Today, all forms of smart technology are rapidly being adopted by industries of all types, thanks to the myriad of benefits they offer for optimization and efficiency. While pinning down a definition for something as diverse as smart technology can be quite an arduous task, the word “SMART” refers to “self-monitoring, analysis, and reporting technology.” Overall, it is a technology that uses artificial intelligence, machine learning, and big data analysis to provide cognitive awareness to objects that were in the past considered inanimate, leading to new levels of efficiency through automation.
The field of smart technology and automation is developing at a relentless pace, making innovations outdated almost as quickly as they arrive. For example, in 2022, the number of connected devices is anticipated to reach 1.1 billion, while 90 percent of Fortune 500 companies plan to have at least one data-related plan implemented within the year. The exponential growth of smart technology has organizations of all types attempting to find the technology that suits their objective the best and adopts it.
One area of smart technology that is truly blossoming and reaching the public is automated vehicles of all types, from personal cars to public transportation. According to the International Data Corporation (IDC), the compound annual growth rate of worldwide shipments of connected vehicles will reach 16.8 percent in the next five years, and by 2024, the global annual shipments of smart cars are expected to reach about 76.2 million. However, while the future looks solid for smart vehicles, the present holds innovations just as exciting for the automated vehicle industry as well.
Recently, Deutsche Bahn (DB) and Siemens Mobility have developed the world’s first train that operates by itself in rail traffic. Dr. Richard Lutz, CEO of DB, and Dr. Roland Busch, CEO of Siemens AG, together with Dr. Peter Tschentscher, Mayor of Hamburg, was present as the train made its premiere run not too many days ago.
“Today, we’re experiencing the true turn of an era: The railroad has arrived in the digital future, and Digital Rail Germany has become a reality,” said Dr. Richard Lutz, CEO of DB. “With automated rail operations, we can offer our passengers a significantly expanded, more reliable and therefore improved service, without having to lay a single kilometer of new track. It is our goal to make rail transport attractive to ever-larger numbers of people, which is the only way we can achieve the mobility transition.”
The digital S-Bahn had its premiere run at the opening of the Intelligent Transport Systems World Congress (ITS) in Hamburg. During the congress, four digital S-Bahn trains will operate automatically along the 23-kilometer section of S-Bahn Line 21 between the Berliner Tor and Bergedorf/Aumühle stations.
The train is controlled by digital technology and is fully automated; however, the driver remains on the train to supervise the journey with passengers on board. Shunting, such as turning the train around, is done without on-board personnel.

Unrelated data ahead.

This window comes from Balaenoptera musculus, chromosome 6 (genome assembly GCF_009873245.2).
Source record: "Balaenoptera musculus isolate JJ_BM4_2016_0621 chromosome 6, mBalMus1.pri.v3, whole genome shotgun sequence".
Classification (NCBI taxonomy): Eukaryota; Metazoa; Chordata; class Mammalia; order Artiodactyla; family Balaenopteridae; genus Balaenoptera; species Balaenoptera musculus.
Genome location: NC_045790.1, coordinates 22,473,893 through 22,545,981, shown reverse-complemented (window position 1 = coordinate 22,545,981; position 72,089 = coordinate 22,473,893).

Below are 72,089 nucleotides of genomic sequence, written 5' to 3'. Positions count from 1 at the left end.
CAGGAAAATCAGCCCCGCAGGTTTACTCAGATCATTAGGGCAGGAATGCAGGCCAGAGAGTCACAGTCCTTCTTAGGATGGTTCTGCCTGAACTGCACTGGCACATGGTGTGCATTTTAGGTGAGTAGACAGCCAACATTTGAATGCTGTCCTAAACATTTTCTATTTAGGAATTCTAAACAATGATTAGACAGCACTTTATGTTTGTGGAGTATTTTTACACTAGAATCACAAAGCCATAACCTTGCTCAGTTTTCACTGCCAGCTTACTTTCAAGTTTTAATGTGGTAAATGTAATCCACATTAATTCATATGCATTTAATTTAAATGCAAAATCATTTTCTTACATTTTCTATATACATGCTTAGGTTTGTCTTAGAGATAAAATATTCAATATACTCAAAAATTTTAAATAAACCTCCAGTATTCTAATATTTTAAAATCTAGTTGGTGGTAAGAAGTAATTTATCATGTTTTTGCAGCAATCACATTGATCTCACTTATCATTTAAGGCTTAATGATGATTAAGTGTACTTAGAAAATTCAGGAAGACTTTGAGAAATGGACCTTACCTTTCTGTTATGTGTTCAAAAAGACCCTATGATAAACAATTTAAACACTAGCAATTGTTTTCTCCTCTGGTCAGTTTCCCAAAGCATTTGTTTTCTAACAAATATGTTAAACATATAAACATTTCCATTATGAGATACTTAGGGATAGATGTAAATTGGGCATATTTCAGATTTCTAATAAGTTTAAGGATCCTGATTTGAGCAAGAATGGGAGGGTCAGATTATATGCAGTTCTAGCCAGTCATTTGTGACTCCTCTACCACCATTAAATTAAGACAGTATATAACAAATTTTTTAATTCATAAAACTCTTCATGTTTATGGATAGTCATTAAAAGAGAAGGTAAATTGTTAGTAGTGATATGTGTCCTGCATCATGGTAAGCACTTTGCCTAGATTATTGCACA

The technical basis for digital rail operations is the future European Automatic Train Operation (ATO) standard, combined with the European Train Control System (ETCS). The trains receive their control signals via radio. The four digital S-Bahn trains in Hamburg will provide regularly scheduled passenger service beginning in December. Plans to digitize Hamburg’s S-Bahn entire system by the end of the decade are already underway, and investments in trains and infrastructure are being made. The technology is projected to be used nationwide for regional and mainline rail systems.
“We are making rail transport more intelligent. Trains drive the perfect timetable automatically, accurate to the second and energy-optimized,” says Dr. Roland Busch, CEO of Siemens AG. “This way, we are supporting our partner Deutsche Bahn in its goal of making train travel more attractive and protecting the climate. With the technology, customers can transport up to 30 percent more passengers, significantly improve punctuality and save more than 30 percent energy. The digital S-Bahn Hamburg marks a world premiere. The new technology has already been officially approved and, since it features open interfaces, can immediately be used by operators worldwide for all types of trains.”
Overall, the project partners DB, Siemens Mobility, and the City of Hamburg have invested a total of €60 million, which is just under $70 million USD, in the digital S-Bahn Hamburg, which is part of DB’s Digital Rail Germany project. However, the project signifies a major step forward for the field of automated vehicles, as it’s the first driverless train out there. And, as the demand for automated transportation grows amidst climate change concerts, smart technology, like the digital S-Bahn, holds an endless amount of potential for helping consumers and the environment alike.
“Digitisation holds a lot of potential for the entire Hamburg S-Bahn network. We are creating greater capacities on the existing tracks and improving the reliability and punctuality of rail travel,” said Dr. Peter Tschentscher, First Mayor of the Free and Hanseatic City of Hamburg. “The premiere of the digital S-Bahn at the ITS World Congress is a strong signal for efficient and climate-friendly mobility of the future.”